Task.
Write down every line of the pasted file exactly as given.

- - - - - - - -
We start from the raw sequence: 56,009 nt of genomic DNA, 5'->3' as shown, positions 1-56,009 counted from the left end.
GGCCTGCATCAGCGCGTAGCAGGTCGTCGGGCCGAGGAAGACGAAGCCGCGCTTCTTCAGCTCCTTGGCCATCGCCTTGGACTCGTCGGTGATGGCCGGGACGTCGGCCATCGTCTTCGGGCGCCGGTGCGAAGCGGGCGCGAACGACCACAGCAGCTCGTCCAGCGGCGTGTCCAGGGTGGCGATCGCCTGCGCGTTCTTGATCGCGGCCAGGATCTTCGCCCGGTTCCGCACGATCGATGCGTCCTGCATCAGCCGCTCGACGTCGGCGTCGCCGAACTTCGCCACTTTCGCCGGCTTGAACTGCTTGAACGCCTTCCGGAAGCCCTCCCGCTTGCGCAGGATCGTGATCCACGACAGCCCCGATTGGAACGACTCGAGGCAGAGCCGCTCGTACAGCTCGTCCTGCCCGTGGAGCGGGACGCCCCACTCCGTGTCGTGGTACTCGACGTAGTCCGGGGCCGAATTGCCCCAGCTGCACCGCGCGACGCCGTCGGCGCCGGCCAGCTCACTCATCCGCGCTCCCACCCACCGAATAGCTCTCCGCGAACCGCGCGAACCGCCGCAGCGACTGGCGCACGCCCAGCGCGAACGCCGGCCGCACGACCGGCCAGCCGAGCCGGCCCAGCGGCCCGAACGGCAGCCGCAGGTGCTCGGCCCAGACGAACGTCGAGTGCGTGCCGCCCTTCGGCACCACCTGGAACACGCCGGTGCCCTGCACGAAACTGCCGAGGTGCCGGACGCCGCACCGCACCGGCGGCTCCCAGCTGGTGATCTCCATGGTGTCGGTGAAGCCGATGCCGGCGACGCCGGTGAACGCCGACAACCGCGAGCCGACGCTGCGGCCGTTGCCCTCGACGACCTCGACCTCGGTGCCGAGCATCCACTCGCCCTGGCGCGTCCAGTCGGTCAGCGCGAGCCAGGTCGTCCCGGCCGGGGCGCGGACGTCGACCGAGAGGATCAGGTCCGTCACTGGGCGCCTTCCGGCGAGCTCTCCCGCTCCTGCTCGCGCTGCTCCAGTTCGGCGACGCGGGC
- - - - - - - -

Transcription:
We start from the raw sequence: 56,009 nt of genomic DNA, 5'->3' as shown, positions 1-56,009 counted from the left end.
GGCCTGCATCAGCGCGTAGCAGGTCGTCGGGCCGAGGAAGACGAAGCCGCGCTTCTTCAGCTCCTTGGCCATCGCCTTGGACTCGTCGGTGATGGCCGGGACGTCGGCCATCGTCTTCGGGCGCCGGTGCGAAGCGGGCGCGAACGACCACAGCAGCTCGTCCAGCGGCGTGTCCAGGGTGGCGATCGCCTGCGCGTTCTTGATCGCGGCCAGGATCTTCGCCCGGTTCCGCACGATCGATGCGTCCTGCATCAGCCGCTCGACGTCGGCGTCGCCGAACTTCGCCACTTTCGCCGGCTTGAACTGCTTGAACGCCTTCCGGAAGCCCTCCCGCTTGCGCAGGATCGTGATCCACGACAGCCCCGATTGGAACGACTCGAGGCAGAGCCGCTCGTACAGCTCGTCCTGCCCGTGGAGCGGGACGCCCCACTCCGTGTCGTGGTACTCGACGTAGTCCGGGGCCGAATTGCCCCAGCTGCACCGCGCGACGCCGTCGGCGCCGGCCAGCTCACTCATCCGCGCTCCCACCCACCGAATAGCTCTCCGCGAACCGCGCGAACCGCCGCAGCGACTGGCGCACGCCCAGCGCGAACGCCGGCCGCACGACCGGCCAGCCGAGCCGGCCCAGCGGCCCGAACGGCAGCCGCAGGTGCTCGGCCCAGACGAACGTCGAGTGCGTGCCGCCCTTCGGCACCACCTGGAACACGCCGGTGCCCTGCACGAAACTGCCGAGGTGCCGGACGCCGCACCGCACCGGCGGCTCCCAGCTGGTGATCTCCATGGTGTCGGTGAAGCCGATGCCGGCGACGCCGGTGAACGCCGACAACCGCGAGCCGACGCTGCGGCCGTTGCCCTCGACGACCTCGACCTCGGTGCCGAGCATCCACTCGCCCTGGCGCGTCCAGTCGGTCAGCGCGAGCCAGGTCGTCCCGGCCGGGGCGCGGACGTCGACCGAGAGGATCAGGTCCGTCACTGGGCGCCTTCCGGCGAGCTCTCCCGCTCCTGCTCGCGCTGCTCCAGTTCGGCGACGCGGGC